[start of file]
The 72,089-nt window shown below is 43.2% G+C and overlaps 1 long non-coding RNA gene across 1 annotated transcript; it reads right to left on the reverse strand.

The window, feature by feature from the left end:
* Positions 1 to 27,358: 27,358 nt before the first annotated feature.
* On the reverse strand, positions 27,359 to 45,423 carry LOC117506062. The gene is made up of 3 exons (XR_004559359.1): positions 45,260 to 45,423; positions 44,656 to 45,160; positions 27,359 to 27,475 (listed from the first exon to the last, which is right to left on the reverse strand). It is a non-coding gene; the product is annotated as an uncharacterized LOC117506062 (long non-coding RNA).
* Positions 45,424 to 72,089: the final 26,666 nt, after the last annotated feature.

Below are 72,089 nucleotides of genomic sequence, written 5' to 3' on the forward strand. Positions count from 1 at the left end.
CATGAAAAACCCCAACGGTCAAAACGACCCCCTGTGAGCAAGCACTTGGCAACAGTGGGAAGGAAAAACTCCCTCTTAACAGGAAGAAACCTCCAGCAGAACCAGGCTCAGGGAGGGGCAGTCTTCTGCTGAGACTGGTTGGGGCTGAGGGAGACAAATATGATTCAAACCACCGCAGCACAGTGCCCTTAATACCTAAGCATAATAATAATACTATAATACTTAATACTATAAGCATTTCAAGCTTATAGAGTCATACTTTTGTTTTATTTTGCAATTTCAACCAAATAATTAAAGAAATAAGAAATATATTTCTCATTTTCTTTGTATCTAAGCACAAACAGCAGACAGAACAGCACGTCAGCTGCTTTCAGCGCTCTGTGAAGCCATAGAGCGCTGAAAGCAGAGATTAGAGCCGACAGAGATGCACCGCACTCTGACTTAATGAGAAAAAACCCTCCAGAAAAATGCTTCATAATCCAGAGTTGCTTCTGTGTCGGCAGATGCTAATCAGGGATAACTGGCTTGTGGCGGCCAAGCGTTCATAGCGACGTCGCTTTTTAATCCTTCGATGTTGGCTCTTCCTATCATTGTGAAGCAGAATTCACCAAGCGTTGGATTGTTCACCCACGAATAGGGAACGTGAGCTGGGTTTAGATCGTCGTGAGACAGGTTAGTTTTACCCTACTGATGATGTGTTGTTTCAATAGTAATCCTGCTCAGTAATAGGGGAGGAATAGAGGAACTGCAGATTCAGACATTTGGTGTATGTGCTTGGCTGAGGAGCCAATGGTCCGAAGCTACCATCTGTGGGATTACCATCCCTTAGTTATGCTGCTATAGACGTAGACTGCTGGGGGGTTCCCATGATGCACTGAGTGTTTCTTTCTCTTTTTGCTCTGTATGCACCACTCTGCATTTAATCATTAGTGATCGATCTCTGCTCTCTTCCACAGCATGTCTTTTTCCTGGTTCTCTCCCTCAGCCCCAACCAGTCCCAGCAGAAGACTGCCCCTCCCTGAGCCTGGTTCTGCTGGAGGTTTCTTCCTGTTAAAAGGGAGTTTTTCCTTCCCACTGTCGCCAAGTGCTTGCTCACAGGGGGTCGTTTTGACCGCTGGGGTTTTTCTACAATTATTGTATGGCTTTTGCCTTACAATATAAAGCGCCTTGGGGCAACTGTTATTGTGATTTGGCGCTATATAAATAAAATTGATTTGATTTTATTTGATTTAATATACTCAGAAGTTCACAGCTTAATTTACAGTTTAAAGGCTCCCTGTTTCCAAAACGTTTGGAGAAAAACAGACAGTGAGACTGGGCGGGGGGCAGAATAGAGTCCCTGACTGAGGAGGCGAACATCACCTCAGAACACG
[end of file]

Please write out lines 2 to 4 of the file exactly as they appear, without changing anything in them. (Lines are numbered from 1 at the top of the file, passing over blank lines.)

The window, feature by feature from the left end:
* Positions 1 to 27,358: 27,358 nt before the first annotated feature.
* On the reverse strand, positions 27,359 to 45,423 carry LOC117506062. The gene is made up of 3 exons (XR_004559359.1): positions 45,260 to 45,423; positions 44,656 to 45,160; positions 27,359 to 27,475 (listed from the first exon to the last, which is right to left on the reverse strand). It is a non-coding gene; the product is annotated as an uncharacterized LOC117506062 (long non-coding RNA).